Denver, born Henry John Deutschendorf, Jr. in 1943, died in a plane crash in 1997. "Country Roads" lives on; it's omnipresent, everywhere.

Here it is in Slovenian:

"My first country song which I heard was 'Almost Heaven, West Virginia,'" a German truck driver told me in 2004, at the Geiselwind Trucker and Country Festival. "… Henry John Deutschendorf... it was fantastic, yeah? And so I fell in love with country music. [...] He gives us beautiful songs. John Denver. His grandfather was German, and he was one of the best. But he died too early."

Fans at Geiselwind, 2007, serenade me with "Country Roads"

I've heard the song (which is NOT one of my favorites) sung in a variety of languages -- and a variety of accented English. Here's an English cover by a young Italian trio:

In then-Czechoslovakia, the definitive Czech version was recorded in 1975 by the late, great Pavel Bobek as "Veď mě dál, cesto má" -- it became one of his signature songs. (Bobek, a pioneer rocker and Czech country star, passed away just one year ago.)

The Czech translation Bobek sang was quite a bit far, geographically, from West Virginia, but rather moving nonetheless -- this YouTube video is of Bobek singing in Czech, with a re-translation of the Czech lyrics back into English.

I find "Take Me Home Country Roads" almost unbearable sappy; sugary sweet and bland at the same time.

But audiences in Europe love the song -- they invariably sing along, swaying and smiling. The idea of "home" translates into a sense that we (they) are all at home in America -- or the America of dreams, where is here. Other songs popular in the European country scene also play on this sense of the universal "home" somewhere in the mythical West (or South) -- "Sweet Home Alabama," for example.

And here's another video I posted before -- of John Denver himself, singing "It's Good to Be Back Home Again" -- at a concert in Germany, land of his ancestors. It's about a truck driver coming home.

Monday, November 3, 2014

"Wild West" slack-lining in southern Poland.....

A group of European slack-liners recently held a gathering in southern Poland -- and the theme was the "wild west" -- bows and arrows, painted body art, feathers, whispery flute melodies.....

The resulting video is a mash-up of a wide range of Imaginary Wild West tropes, some of them just abstract sketches,  set to a rapping hip-hop sound track and breath-taking scenery.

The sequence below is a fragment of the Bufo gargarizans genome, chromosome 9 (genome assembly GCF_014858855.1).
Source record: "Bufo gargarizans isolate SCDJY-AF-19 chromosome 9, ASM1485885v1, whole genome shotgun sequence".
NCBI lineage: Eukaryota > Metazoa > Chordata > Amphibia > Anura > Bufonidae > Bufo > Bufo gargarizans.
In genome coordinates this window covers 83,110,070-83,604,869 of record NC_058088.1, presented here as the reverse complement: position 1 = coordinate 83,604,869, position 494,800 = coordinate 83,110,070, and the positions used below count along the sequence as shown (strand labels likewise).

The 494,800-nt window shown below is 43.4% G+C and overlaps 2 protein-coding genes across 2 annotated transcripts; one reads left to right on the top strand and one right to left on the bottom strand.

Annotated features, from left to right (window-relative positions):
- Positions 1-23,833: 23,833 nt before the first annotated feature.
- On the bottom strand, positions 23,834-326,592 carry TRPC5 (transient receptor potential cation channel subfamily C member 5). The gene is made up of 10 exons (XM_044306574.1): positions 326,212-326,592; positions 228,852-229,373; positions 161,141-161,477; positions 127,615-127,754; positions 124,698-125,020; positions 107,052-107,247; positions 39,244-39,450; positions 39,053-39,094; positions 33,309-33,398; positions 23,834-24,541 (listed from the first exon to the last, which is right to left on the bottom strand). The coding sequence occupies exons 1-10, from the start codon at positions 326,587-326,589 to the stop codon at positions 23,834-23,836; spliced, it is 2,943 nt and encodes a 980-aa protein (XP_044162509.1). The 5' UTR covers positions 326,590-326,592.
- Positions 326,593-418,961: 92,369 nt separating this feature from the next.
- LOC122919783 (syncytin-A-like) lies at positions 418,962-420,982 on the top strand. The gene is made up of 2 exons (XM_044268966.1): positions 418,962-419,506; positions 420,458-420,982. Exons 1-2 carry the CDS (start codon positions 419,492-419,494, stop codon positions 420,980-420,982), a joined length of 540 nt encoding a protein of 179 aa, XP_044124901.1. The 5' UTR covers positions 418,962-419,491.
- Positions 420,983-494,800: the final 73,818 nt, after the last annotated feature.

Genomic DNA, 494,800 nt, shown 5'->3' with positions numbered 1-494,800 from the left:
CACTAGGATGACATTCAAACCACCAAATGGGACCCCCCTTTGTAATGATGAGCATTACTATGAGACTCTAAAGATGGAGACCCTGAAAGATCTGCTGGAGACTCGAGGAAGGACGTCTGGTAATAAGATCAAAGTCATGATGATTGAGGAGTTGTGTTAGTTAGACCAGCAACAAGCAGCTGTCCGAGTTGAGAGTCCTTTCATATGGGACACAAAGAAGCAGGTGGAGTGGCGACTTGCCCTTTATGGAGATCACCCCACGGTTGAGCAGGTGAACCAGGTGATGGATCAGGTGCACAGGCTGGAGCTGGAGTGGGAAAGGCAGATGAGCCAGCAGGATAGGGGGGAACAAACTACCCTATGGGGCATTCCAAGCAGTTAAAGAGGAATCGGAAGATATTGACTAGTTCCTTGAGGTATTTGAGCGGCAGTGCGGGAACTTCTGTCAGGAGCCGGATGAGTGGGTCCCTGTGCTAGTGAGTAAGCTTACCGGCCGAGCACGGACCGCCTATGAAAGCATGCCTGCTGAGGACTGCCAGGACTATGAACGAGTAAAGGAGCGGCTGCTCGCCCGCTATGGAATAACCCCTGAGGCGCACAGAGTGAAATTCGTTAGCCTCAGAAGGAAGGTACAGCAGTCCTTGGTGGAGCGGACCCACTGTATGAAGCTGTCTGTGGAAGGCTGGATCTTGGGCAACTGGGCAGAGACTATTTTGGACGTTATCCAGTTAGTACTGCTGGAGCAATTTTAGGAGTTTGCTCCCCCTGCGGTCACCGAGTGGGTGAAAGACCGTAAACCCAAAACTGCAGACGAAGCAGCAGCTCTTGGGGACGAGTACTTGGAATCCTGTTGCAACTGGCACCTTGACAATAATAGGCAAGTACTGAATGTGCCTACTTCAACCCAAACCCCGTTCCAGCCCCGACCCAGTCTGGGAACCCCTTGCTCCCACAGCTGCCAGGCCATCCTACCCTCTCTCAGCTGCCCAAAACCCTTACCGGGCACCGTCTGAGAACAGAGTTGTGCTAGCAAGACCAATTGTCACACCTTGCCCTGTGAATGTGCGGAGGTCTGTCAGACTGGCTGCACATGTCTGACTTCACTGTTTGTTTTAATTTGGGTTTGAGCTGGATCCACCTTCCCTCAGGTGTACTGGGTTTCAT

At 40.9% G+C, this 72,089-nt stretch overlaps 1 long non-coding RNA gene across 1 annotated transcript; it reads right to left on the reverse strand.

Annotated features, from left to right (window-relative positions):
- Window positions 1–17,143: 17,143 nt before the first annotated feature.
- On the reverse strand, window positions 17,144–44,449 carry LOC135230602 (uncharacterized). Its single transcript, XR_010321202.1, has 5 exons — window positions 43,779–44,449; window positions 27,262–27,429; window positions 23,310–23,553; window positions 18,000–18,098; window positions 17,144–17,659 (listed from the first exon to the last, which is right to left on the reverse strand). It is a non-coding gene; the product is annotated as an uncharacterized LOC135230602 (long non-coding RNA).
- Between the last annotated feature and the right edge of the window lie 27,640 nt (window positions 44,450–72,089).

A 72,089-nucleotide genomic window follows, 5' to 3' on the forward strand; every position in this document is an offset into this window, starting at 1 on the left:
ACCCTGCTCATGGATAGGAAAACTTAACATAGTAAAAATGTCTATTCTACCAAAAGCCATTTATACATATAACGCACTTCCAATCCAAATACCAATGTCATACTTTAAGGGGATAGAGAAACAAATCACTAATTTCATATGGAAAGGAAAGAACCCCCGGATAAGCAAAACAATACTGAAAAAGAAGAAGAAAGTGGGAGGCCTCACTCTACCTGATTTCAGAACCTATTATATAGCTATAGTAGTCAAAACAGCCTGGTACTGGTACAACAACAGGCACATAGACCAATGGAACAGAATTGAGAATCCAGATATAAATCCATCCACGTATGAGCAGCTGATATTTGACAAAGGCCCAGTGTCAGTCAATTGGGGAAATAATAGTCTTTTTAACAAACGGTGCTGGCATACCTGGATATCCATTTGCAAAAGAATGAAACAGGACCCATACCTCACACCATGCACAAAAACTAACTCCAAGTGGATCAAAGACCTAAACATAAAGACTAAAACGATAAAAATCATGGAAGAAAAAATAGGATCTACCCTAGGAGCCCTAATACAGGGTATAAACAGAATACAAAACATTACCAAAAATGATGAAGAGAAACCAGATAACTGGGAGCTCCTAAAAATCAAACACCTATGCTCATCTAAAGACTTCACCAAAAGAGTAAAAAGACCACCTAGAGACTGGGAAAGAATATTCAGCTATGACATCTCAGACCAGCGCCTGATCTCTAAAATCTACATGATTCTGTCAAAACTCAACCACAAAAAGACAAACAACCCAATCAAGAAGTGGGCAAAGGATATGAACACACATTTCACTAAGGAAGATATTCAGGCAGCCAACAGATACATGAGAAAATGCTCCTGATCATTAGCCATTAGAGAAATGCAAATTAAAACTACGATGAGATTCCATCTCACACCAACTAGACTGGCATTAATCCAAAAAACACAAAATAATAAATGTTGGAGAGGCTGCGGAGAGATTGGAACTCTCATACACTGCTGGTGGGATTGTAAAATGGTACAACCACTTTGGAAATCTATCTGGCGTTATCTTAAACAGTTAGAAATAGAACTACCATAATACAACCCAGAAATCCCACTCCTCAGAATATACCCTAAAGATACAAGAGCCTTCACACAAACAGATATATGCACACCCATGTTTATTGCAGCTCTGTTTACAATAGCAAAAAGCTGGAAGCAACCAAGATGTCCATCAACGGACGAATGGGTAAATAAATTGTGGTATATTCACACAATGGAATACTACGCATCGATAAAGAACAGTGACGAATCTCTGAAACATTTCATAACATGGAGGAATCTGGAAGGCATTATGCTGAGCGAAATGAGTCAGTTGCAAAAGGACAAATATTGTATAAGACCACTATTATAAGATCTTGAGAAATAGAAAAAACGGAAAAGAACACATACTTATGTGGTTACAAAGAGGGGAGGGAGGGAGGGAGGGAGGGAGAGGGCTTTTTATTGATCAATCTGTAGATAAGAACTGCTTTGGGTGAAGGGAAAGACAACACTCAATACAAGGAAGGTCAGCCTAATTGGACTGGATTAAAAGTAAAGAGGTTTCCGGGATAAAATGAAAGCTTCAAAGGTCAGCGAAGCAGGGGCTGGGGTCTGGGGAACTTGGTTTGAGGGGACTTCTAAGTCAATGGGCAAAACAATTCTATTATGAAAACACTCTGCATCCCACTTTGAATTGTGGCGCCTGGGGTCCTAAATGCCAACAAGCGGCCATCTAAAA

Saturday, October 18, 2014

Homeless US singer become country/Americana star in Sweden

By Ruth Ellen Gruber

American media including NPR (National Public Radio) and the Wall Street Journal ran stories recently about a homeless American singer in Nashville, Doug Seegers, who was filmed by a Swedish singer and her team for a documentary segment on down-and-out musicians for her TV show -- and ended up a star in Sweden.

From NPR:
People started sending money to help Seegers. A Swedish label offered him a record deal. A prominent record producer back in Nashville — along with a lot of big-deal session guys — signed on to make the record, and they finished it in three days.
For one track, someone called in a favor with one of Seegers' longtime heroes, Emmylou Harris. Harris recorded her tracks separately — but she was so moved by Seegers' voice that she called him to let him know.
"I pick up the phone and she says, 'Doug, this is Emmylou Harris,' " Seegers says. "And I immediately start crying. I couldn't even talk, I was crying so hard. It was a dream come true for me."
When it was released in Sweden, Seegers' album went to No. 1 and stayed in the top five for 10 weeks. Seegers toured the country, selling out 60 shows. Everywhere he went, he says, people would ask him how he was doing in the United States.

It's a heart-warming story.

NPR got it wrong, however, when it said that Sweden "lacks for country music fans."

Sweden has a country/bluegrass/linedeance scene and a history of home-grown country and Americana music. There is a country music radio/internet station, and also various local country and bluegrass artists, such as the award-winning bluegrass group Dunderhead, and  the Willy Clay Band -- (whose web site seems out of date, but the band has a Facebook page and seems still to be around. 

Here's a 2010 blog post about a Swedish country concert.